Database Sharding Explained in Plain English
Database Sharding Explained in Plain English
Sharding may not make sense in all cases — but for most, if the data model fits into a clean sharding model, then there can be a lot of gains.
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Sharding is one of those database topics that most developers have a distant understanding of, but the details aren't always perfectly clear unless you've implemented sharding yourself. In building the Citus database (our extension to Postgres that shards the underlying database), we've followed a lot of the same principles you'd follow if you were manually sharding Postgres yourself. The main difference, of course, is that with Citus, we've done the heavy lifting to shard Postgres and make it easy to adopt, whereas if you were to shard at the application layer, there's a good bit of work needed to re-architect your application.
I've found myself explaining how sharding works to many people over the past year and realized it would be useful (and maybe even interesting) to break it down in plain English.
Defining Your Partition Key (AKA Shard Key/Distribution Key)
Sharding, at its core, is splitting your data up to where it resides in smaller chunks spread across distinct separate buckets. A bucket could be a table, a Postgres schema, or a different physical database. Then, as you need to continue scaling, you're able to move your shards to new physical nodes thus improving performance.
The one step that happens in every sharding implementation is deciding what you're going to shard or partition your data on. There are a number of trade-offs to various keys, and what is right really depends on your application. Once you determine what your sharding key will be, you're going to ensure the sharding key is in place throughout your application. You can do this a few ways; an easy one is materializing that sharding key on all your models. By materializing or de-normalizing it, you allow your application to make fewer queries to define how it needs to route the data.
When a request comes in, if you're doing your sharding at the application layer, your application will need to determine how to route the request. The same principle applies to Citus; you just don't have to do extra work to determine how to route the request. Rather, Citus figures that out for you. If your shard key is on the query itself, Citus sees the shard key and routes the query accordingly.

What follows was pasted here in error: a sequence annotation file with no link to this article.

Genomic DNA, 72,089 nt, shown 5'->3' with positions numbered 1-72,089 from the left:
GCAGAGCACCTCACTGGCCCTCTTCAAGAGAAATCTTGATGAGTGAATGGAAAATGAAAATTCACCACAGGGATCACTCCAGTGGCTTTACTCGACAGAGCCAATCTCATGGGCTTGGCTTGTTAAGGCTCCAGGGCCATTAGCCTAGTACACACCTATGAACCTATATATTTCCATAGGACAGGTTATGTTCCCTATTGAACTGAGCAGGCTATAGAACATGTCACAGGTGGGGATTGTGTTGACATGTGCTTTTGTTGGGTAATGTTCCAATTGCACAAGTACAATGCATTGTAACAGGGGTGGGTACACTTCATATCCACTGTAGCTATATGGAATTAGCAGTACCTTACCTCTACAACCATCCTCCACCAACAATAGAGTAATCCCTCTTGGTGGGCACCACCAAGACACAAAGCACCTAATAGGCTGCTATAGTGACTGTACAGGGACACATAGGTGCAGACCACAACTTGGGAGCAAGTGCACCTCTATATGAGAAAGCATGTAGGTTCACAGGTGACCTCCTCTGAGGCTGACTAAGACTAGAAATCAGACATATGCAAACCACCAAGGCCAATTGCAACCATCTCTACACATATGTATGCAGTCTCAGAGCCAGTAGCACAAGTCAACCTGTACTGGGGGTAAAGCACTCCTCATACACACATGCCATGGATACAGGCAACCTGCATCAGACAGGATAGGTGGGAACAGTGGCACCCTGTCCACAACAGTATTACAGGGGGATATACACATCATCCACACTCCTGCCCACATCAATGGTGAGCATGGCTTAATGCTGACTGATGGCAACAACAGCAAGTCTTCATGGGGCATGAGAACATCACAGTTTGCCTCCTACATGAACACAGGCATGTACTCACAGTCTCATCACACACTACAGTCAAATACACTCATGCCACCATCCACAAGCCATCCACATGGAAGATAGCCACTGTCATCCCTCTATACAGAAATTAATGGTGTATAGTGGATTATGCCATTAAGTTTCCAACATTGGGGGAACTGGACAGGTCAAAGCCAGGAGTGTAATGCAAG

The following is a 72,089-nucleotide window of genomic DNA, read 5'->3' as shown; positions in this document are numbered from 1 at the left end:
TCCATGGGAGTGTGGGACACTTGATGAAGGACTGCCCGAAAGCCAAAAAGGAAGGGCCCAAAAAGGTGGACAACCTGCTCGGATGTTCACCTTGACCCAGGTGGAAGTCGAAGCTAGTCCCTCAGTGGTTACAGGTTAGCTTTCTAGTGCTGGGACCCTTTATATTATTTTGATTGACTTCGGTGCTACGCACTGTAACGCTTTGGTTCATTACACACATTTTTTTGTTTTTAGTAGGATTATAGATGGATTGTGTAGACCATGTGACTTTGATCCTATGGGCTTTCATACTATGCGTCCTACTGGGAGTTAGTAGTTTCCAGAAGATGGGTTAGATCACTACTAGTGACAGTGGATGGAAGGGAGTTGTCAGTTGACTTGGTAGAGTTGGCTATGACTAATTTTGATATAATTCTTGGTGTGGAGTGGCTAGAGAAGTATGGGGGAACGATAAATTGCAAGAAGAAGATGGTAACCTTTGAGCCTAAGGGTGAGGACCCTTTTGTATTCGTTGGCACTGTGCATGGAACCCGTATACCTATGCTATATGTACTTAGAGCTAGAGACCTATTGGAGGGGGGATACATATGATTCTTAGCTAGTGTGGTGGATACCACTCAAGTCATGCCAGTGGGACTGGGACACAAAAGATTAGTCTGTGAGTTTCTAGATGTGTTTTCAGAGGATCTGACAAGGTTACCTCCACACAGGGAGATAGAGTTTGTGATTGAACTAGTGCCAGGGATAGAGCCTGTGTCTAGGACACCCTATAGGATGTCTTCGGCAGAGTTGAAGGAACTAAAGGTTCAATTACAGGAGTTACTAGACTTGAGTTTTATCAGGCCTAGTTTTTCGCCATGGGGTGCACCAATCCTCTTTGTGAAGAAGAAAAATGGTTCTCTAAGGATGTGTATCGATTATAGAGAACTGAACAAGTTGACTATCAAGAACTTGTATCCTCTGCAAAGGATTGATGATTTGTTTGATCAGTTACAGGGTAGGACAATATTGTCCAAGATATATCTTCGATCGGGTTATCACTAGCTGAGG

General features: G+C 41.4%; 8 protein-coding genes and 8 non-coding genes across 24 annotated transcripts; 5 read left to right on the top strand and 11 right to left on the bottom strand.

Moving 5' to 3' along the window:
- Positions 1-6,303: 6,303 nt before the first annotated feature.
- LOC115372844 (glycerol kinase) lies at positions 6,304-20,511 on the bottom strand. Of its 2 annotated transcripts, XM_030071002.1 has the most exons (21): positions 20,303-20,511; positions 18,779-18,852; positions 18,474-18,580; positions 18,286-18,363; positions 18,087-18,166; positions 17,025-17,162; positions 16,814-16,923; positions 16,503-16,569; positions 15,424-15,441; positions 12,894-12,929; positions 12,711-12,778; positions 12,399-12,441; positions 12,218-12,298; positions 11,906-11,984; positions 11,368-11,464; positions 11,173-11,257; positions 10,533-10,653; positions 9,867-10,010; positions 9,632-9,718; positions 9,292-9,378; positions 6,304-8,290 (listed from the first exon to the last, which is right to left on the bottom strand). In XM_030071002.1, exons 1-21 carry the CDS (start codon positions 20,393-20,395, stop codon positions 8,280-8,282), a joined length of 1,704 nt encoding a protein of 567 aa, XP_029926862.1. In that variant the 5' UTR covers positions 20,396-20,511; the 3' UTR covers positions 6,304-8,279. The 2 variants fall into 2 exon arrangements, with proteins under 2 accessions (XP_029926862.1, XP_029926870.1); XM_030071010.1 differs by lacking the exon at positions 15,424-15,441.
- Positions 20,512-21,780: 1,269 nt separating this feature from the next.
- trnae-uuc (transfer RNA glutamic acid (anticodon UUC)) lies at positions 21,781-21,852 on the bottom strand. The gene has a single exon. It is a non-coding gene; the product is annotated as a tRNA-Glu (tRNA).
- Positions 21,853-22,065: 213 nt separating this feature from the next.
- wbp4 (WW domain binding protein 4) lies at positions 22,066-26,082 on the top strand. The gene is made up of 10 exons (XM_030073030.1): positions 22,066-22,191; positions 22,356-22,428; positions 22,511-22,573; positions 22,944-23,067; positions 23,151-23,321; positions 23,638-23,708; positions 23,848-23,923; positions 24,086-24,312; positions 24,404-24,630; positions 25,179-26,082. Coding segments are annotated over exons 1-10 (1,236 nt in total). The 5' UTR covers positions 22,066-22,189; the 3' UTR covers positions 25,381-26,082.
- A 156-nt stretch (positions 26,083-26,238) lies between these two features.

Bringing this a little more to life, here's an example query that is sent to Citus and how Citus transforms it:
SELECT * FROM visits WHERE occurred_at >= now() - '1 week'::interval AND customer_id = 2
The above gets transformed with the Citus router executor to:
SELECT * FROM visits_007 WHERE occurred_at >= now() - '1 week'::interval AND customer_id = 2
So, there you have it. You're done, right? You know all you need to about sharding! ...well, not quite yet.
Shard Key != Shard Number
A common misconception about sharding is that when you define what your shard key is, the actual value of the shard key is the value that exists within your metadata tables that determine the routing. Let's look at a real-world example. Say you're building a SaaS application. You start in year 1 and get 20 customers; in year 2, you get 100 customers; and in year 3, you get 500 customers. Imagine your SaaS application is a CRM system and you decide to shard by customer because the data for each of your customers needs to be kept separate from others. Because your early-adopter customers will have been using your application over a longer time period, it's likely that customers in year 1 and 2 are likely to have significantly more data than the new customers who onboarded in year 3. One option to define how values map to shards would be the following:
shard 1: customer ids 1-100 shard 2: customer ids 101-200 shard 3: customer ids 201-300 shard 4: customer ids 301-400 shard 5: customer ids 401-500 shard 6: customer ids 501-
Because our older customers will have a chance of accumulating more data since they've been a customer for longer, you now have an uneven skew of data. With customers with IDs 1-100 (those with the most data) all living on the same shard, you can see why this may not be ideal.
Sharding by Customer Still Makes Sense... Say What?